One of his projects is Bosbus (2004), a mobile nature preserve Matton constructed from an old municipal bus for the Rotterdam Architectural Biennale. Another is Bird Suburb (no date), an installation of dozens of identical birdhouses set at regular spatial intervals around his rural home that birds have refused to occupy, evidence in Matton's view of the inhospitable, indeed unnatural, quality of the cookie-cutter approach to suburban subdivision development.
|Ton Matton, Bosbus, 2004, exterior view (above); interior view (below).|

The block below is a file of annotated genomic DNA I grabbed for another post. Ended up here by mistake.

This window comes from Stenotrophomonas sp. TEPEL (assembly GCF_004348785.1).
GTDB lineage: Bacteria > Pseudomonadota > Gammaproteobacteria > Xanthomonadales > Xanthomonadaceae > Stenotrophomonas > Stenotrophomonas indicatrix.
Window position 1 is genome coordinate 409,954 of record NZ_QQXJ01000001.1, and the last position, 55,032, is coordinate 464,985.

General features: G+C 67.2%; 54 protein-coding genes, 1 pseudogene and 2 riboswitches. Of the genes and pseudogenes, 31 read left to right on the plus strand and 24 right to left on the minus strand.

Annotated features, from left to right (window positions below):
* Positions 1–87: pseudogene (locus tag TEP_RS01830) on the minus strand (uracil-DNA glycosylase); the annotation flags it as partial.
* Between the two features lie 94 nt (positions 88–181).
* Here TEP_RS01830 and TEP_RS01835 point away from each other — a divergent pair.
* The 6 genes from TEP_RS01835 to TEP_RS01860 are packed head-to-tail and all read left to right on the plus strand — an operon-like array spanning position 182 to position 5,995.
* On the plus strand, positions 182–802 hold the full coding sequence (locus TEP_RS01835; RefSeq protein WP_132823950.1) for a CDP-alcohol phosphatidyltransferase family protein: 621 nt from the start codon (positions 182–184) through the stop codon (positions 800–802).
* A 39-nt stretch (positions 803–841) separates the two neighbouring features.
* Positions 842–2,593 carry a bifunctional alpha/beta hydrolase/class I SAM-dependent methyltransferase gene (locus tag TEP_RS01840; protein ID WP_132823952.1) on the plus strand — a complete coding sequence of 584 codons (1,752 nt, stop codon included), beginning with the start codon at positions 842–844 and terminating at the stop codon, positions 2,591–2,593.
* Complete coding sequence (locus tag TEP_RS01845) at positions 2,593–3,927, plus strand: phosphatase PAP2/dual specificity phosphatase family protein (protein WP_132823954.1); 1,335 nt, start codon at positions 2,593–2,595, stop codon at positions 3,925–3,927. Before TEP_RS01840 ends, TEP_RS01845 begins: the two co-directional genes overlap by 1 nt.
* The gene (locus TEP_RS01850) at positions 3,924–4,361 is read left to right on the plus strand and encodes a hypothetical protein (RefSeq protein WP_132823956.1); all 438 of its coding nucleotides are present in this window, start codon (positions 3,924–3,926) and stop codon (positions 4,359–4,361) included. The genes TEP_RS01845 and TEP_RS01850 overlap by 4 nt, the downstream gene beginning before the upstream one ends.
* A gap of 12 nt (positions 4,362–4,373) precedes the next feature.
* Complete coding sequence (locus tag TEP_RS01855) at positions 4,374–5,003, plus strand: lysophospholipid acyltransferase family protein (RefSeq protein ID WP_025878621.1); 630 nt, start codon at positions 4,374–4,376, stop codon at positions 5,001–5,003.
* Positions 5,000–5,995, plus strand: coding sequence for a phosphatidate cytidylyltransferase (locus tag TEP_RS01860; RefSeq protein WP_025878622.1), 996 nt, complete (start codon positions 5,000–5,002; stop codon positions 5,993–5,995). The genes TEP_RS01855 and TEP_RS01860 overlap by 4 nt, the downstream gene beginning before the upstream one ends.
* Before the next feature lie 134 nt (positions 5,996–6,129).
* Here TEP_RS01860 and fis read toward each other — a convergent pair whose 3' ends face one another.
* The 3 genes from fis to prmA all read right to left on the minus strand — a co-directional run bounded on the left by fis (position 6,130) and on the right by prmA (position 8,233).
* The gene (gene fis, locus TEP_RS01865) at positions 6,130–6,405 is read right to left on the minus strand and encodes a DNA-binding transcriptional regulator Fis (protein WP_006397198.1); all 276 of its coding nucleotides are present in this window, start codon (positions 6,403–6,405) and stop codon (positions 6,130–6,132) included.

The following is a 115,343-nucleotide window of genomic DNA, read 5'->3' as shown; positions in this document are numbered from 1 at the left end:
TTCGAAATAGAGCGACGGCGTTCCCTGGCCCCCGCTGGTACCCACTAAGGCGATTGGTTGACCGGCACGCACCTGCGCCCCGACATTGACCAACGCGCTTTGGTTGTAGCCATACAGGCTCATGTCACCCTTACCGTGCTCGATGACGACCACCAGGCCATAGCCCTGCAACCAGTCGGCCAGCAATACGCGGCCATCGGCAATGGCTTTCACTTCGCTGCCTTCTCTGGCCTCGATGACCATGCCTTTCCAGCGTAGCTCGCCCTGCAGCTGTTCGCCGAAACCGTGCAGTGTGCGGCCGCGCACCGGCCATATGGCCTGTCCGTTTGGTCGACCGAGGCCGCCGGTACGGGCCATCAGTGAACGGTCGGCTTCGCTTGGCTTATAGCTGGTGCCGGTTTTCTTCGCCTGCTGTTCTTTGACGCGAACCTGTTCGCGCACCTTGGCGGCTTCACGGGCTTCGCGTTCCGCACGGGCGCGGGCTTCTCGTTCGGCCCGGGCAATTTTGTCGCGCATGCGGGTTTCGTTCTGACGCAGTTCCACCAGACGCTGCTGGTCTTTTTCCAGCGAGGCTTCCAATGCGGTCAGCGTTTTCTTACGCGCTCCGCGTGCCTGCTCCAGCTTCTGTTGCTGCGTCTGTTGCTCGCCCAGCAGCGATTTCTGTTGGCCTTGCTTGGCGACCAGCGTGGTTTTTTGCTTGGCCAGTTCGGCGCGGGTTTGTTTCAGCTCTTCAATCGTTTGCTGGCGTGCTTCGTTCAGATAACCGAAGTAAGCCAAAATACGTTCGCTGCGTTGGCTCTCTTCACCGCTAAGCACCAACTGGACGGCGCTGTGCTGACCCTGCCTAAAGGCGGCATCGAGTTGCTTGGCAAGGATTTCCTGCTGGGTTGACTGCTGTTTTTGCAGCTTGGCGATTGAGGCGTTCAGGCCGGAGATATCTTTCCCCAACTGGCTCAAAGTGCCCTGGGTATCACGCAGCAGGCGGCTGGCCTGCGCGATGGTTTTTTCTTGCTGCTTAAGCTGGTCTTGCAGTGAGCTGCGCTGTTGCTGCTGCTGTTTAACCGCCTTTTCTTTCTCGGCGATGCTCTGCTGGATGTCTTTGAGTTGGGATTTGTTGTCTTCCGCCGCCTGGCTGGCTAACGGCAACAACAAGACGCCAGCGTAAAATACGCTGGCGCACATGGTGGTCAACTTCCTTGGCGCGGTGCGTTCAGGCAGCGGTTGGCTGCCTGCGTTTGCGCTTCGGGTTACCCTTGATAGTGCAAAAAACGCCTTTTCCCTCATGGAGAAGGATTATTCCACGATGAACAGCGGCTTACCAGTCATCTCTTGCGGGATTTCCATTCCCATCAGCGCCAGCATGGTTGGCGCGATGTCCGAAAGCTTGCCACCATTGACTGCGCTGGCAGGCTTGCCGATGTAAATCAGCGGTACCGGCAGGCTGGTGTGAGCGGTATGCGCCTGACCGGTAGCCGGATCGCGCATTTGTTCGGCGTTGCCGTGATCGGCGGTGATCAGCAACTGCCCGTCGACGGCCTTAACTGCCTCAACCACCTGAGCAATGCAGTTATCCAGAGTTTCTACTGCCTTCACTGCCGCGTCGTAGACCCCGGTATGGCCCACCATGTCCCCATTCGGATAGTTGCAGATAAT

There's another difference that seems important to me. As noted above, Matton's work is experimental, proposing ideas to change ways of thinking, which is all well and good. But they seem to be bracketed in way that the cultural production in Detroit I'm talking about isn't. The Detroit projects (the Heidelberg Project, The Power House, Ride-It-Sculpture Park, DFlux, etc.) are embedded in their local environments, making them more concrete as it were. In fact, they are each in their way transformative. It's the difference between utopian thinking of the conventional variety and the "real utopia" I've written about.